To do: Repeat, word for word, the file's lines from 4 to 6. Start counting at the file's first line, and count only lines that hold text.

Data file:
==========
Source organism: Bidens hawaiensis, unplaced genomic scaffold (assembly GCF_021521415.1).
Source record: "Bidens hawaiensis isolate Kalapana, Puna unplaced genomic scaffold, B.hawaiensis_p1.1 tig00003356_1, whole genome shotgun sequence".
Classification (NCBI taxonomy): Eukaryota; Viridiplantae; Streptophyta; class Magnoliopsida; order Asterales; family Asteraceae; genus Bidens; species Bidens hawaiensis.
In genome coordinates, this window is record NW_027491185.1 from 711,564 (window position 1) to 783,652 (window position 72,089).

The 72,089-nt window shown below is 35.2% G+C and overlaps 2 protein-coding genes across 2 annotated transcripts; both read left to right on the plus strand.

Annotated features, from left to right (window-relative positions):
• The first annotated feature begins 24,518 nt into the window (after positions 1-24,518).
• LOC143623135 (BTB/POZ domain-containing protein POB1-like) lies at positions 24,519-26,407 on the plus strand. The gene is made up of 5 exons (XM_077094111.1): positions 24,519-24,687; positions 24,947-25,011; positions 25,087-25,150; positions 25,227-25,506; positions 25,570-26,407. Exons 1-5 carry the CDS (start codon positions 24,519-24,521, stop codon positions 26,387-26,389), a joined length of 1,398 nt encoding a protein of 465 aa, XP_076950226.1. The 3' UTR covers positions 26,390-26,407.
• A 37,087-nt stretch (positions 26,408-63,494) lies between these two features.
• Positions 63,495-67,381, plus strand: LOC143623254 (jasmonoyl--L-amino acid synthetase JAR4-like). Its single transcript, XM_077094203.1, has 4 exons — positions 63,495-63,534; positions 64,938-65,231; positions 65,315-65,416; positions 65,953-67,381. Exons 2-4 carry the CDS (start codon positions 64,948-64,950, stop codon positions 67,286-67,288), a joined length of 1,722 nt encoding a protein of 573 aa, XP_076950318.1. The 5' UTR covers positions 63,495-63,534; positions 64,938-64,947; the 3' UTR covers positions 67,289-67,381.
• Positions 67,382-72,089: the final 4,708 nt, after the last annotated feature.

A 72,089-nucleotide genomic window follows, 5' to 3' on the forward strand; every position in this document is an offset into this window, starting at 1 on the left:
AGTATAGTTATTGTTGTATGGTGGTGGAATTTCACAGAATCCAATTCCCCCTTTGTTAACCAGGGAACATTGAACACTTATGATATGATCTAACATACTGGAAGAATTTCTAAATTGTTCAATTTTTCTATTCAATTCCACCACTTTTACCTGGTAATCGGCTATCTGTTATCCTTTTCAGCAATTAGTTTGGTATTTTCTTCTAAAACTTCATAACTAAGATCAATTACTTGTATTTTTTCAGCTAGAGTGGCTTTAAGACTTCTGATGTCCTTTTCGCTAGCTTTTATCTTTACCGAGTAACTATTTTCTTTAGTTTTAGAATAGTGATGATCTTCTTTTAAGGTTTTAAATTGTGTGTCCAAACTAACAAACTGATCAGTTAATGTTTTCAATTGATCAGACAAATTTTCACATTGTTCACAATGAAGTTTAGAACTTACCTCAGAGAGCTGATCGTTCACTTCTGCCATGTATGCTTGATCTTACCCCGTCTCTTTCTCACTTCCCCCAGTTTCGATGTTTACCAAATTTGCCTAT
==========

In genome coordinates, this window is record NW_027491185.1 from 711,564 (window position 1) to 783,652 (window position 72,089).

The 72,089-nt window shown below is 35.2% G+C and overlaps 2 protein-coding genes across 2 annotated transcripts; both read left to right on the plus strand.

Annotated features, from left to right (window-relative positions):